Racial Segregation as a Constant Policy in Israel

By Majed Al-Sheikh

Haim Ramon Former Labor minister Haim Ramon has led a continuous campaign in the Israeli media calling for the establishment of another ‘Apartheid Wall’ as an extension of the existing wall between Israeli and Palestinian municipalities. During its most recent conference, the Israeli Labor Party revived some of the features of what it called the “Compromise Solution”, which it has been promoting since the 1990s. This differs from the policies of the current government dominated by the right-wing. The Labor Party revived these ideas in its decision to prevent a “one-state solution” and achieve its “two-state” vision by adopting what it called the “Separation Plan”. This was discussed widely as it seeks to hand over a number of areas in the West Bank and some neighborhoods in East Jerusalem to the Palestinian Authority, in addition to completing the construction of another separation wall around the settlement blocs in the West Bank.

The decision also stipulated that in conjunction with this, civil privileges will be transferred to the Palestinian Authority and that Area B, which is under Israeli security control and Palestinian civil control, will be expanded “at the expense of areas under Israeli control today”. With regards to East Jerusalem, the Labor Party decided that it will work towards removing dozens of Palestinian villages surrounding Jerusalem from the control of the municipality.

Despite this proposal, this does not necessarily mean that it will lead to Israel’s complete withdrawal from the West Bank. However, the adoption of this plan, which is similar to what Benjamin Netanyahu is proposing in the “peace negotiations”, is a victory for Labour leader Isaac Herzog in the face of his critics, who claim that he does not have a clear political approach.

Former Labour minister Haim Ramon has led a continuous campaign in the Israeli media calling for the establishment of another “Apartheid Wall” as an extension of the existing wall between Israeli and Palestinian municipalities. This would facilitate the confiscation of more Palestinian land; the existing wall has already seized about 10 per cent of the occupied West Bank.

This basically constitutes the proposed separation plan, which will act as the framework for the political plan presented by the Labor Party. This prompted the Haaretz columnist Gideon Levy to criticize and oppose the party’s proposal by pointing out that Herzog’s old-new game is still characterized by discrimination: “They are there and we are here,” to paraphrase Ehud Barak.

“I wish to separate from as many Palestinians as possible, as quickly as possible,” Herzog told the Institute for National Security Studies in Tel Aviv. “Them over there and we over here; we’ll erect a big wall between us. That is the kind of co-existence that’s possible now.” Herzog used the word “separation” twenty times in his speech. Separation, he insisted, will preserve security and maintain the “Jewishness” of Jerusalem.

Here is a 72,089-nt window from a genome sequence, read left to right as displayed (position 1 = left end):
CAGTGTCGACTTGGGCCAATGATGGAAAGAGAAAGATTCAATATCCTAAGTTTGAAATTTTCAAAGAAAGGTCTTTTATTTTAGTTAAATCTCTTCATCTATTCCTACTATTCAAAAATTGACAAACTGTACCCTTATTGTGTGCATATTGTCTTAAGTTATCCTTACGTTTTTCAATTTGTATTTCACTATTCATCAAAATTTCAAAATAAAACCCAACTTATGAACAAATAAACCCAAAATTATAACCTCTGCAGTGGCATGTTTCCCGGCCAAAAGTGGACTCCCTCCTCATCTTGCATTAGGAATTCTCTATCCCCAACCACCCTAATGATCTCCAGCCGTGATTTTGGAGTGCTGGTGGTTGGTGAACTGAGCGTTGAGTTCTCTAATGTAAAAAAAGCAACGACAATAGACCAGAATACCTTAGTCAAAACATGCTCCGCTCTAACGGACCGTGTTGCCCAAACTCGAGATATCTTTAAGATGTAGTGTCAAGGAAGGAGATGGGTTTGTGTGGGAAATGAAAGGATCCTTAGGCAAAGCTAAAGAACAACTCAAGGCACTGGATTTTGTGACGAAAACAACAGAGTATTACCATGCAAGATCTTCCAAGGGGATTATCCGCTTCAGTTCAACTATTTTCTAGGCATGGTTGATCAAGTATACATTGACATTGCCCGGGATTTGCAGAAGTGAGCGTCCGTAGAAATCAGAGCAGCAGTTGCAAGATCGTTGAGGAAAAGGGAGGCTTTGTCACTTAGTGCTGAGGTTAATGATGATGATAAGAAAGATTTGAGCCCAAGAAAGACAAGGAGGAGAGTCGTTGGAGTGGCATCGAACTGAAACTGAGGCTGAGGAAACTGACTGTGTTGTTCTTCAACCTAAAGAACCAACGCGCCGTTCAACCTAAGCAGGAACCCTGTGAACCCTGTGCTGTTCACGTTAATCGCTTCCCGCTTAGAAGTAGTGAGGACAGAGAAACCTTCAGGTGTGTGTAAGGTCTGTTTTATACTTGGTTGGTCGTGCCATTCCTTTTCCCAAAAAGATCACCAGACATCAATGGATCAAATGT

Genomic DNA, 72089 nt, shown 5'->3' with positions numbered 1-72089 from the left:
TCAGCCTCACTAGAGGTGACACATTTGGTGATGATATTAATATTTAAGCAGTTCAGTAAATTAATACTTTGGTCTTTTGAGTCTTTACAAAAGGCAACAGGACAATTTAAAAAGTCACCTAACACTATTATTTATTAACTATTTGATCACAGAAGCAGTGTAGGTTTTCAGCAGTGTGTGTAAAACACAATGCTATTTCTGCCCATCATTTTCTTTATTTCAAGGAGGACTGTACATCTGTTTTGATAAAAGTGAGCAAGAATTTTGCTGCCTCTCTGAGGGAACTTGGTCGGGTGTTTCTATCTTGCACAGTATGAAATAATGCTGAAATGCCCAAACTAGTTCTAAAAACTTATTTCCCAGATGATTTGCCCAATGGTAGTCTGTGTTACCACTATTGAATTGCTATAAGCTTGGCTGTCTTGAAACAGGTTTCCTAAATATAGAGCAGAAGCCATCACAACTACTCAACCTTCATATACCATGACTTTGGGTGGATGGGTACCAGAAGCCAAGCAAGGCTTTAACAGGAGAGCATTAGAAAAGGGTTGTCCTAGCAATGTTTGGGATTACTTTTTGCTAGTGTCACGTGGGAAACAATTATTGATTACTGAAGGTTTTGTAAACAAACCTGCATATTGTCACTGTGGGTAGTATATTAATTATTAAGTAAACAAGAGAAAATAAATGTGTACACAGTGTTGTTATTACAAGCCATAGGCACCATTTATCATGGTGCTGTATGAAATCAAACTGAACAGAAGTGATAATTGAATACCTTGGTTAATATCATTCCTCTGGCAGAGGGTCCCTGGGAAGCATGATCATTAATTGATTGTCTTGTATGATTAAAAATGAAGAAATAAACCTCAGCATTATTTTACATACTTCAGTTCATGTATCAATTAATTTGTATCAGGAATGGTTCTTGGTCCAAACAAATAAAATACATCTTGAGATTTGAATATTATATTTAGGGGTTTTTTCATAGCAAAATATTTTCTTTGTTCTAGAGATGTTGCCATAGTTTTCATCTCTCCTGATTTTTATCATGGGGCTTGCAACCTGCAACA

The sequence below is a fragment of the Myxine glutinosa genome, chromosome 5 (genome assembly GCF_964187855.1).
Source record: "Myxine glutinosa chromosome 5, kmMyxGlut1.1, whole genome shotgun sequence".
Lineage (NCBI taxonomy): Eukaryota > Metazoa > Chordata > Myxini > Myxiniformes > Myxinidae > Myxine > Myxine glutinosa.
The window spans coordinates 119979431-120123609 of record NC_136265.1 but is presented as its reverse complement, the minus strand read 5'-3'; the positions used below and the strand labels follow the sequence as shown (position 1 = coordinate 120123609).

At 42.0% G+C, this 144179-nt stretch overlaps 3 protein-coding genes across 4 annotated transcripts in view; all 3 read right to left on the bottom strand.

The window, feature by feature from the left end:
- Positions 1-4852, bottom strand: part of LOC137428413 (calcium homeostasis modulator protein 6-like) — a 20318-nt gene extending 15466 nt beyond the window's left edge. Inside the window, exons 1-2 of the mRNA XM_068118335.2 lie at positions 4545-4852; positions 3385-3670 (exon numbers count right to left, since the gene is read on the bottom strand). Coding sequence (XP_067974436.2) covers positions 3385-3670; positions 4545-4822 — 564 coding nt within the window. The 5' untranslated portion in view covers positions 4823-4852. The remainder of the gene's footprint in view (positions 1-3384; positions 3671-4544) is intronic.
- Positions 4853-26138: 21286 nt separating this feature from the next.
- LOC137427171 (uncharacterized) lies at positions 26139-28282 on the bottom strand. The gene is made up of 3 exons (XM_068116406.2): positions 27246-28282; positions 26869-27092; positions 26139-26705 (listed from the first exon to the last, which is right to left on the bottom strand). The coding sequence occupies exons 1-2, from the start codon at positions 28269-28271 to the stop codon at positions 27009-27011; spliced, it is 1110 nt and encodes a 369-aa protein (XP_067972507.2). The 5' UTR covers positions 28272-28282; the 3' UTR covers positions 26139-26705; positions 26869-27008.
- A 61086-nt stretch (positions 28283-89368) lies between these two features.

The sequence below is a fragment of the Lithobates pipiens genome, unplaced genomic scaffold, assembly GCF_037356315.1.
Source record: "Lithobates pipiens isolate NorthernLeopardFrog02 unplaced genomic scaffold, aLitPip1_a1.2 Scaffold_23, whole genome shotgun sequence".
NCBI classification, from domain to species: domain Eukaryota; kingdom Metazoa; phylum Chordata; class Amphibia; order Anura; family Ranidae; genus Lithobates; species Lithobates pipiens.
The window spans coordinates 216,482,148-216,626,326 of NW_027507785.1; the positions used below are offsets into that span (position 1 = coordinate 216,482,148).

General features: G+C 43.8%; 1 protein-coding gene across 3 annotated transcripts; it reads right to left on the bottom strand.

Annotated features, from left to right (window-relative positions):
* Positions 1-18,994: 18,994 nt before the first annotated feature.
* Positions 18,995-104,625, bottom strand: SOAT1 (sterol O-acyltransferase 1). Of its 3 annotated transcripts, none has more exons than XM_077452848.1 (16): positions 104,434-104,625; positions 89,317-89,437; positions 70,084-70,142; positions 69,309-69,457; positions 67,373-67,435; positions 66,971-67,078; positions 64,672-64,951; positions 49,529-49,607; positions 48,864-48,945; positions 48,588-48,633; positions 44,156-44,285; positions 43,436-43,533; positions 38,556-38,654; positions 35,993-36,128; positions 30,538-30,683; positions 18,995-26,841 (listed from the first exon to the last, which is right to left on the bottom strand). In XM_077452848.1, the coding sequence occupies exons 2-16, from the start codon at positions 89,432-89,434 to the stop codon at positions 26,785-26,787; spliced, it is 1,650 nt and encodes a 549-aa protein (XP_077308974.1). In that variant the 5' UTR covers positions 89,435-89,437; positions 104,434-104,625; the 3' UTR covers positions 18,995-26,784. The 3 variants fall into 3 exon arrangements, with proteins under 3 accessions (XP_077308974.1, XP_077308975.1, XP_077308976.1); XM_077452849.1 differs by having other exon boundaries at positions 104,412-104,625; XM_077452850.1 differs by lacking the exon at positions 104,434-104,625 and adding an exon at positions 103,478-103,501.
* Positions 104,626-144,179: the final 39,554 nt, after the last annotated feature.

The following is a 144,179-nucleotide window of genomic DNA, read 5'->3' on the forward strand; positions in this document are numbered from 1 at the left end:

Also writing in Haaretz, Ephraim Sneh backed the Labor plan. “In the ‘90s, when we were talking to the Palestinians about an agreement, we created the phrase ‘Gaza and Jericho first’. The main opposition party’s new plan says ‘Jerusalem first’. The political courage behind this is praiseworthy. If the plan is carried out – and most Israelis agree with such a separation – we can move on to the solution that is indispensable – the two-state solution.”

Sneh believes that the international community, the countries that are committed to the Arab peace initiative, “must” support this separation plan for Jerusalem. “At the moment, no other plan can stop the deterioration that is bringing disaster to both peoples.”

Hence, given the current impasse in the negotiations and political solution, the Israeli opposition has no other choice than to revive what it adopted 25 years ago, with the addition of separation and the expansion of the Apartheid Wall. Labour knows better than anyone else that the current potential for an agreement is unlikely given the contrasting positions of the extreme right-wing government coalition that only seeks to prolong the current situation, which is the most suitable for it to turn Israel into a purely “Jewish state”, regardless of how long that might take.

This is opposite to a “two-state” or “binational state” options. Even if, in the future, an independent or center coalition government is established – which is unlikely – the staunchly partisan prevailing attitudes towards one of the most complicated issues of our time are likely to block any positive moves. All the while, the Palestinian national constants are being lost in favor of an alleged consensus due to the fluidity of the positions of the Palestinian Authority and factional leaderships.

(Translated by MEMO from Qudsnet, 25 February, 2016)

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